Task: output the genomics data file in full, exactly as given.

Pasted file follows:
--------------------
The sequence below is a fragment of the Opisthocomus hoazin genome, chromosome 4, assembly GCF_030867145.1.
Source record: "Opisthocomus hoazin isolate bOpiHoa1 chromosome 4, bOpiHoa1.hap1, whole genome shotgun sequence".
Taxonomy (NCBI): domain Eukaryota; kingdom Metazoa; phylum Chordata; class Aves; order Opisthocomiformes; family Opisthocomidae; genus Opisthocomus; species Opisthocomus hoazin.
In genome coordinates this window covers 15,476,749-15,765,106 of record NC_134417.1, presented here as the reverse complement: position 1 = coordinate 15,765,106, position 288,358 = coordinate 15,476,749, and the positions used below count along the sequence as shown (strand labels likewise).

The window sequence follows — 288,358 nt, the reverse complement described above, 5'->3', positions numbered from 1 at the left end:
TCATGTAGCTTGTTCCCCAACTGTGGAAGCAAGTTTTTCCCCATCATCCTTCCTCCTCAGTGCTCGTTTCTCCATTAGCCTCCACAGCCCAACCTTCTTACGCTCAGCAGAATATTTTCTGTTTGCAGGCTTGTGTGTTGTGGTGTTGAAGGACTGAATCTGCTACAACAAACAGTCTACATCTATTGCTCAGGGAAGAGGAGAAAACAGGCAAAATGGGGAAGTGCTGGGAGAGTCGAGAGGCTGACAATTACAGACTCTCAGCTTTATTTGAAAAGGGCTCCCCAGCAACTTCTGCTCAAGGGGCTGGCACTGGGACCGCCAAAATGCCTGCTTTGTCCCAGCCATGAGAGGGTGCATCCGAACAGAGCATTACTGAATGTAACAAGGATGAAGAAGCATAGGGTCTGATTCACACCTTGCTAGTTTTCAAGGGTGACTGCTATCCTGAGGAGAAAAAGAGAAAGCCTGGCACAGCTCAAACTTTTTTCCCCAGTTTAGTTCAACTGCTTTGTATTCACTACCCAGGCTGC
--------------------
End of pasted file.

The sequence below is a fragment of the Opisthocomus hoazin genome, chromosome 4, assembly GCF_030867145.1.
Source record: "Opisthocomus hoazin isolate bOpiHoa1 chromosome 4, bOpiHoa1.hap1, whole genome shotgun sequence".
Taxonomy (NCBI): domain Eukaryota; kingdom Metazoa; phylum Chordata; class Aves; order Opisthocomiformes; family Opisthocomidae; genus Opisthocomus; species Opisthocomus hoazin.
In genome coordinates this window covers 15,476,749-15,765,106 of record NC_134417.1, presented here as the reverse complement: position 1 = coordinate 15,765,106, position 288,358 = coordinate 15,476,749, and the positions used below count along the sequence as shown (strand labels likewise).

The window sequence follows — 288,358 nt, the reverse complement described above, 5'->3', positions numbered from 1 at the left end:
TCATGTAGCTTGTTCCCCAACTGTGGAAGCAAGTTTTTCCCCATCATCCTTCCTCCTCAGTGCTCGTTTCTCCATTAGCCTCCACAGCCCAACCTTCTTACGCTCAGCAGAATATTTTCTGTTTGCAGGCTTGTGTGTTGTGGTGTTGAAGGACTGAATCTGCTACAACAAACAGTCTACATCTATTGCTCAGGGAAGAGGAGAAAACAGGCAAAATGGGGAAGTGCTGGGAGAGTCGAGAGGCTGACAATTACAGACTCTCAGCTTTATTTGAAAAGGGCTCCCCAGCAACTTCTGCTCAAGGGGCTGGCACTGGGACCGCCAAAATGCCTGCTTTGTCCCAGCCATGAGAGGGTGCATCCGAACAGAGCATTACTGAATGTAACAAGGATGAAGAAGCATAGGGTCTGATTCACACCTTGCTAGTTTTCAAGGGTGACTGCTATCCTGAGGAGAAAAAGAGAAAGCCTGGCACAGCTCAAACTTTTTTCCCCAGTTTAGTTCAACTGCTTTGTATTCACTACCCAGGCTGC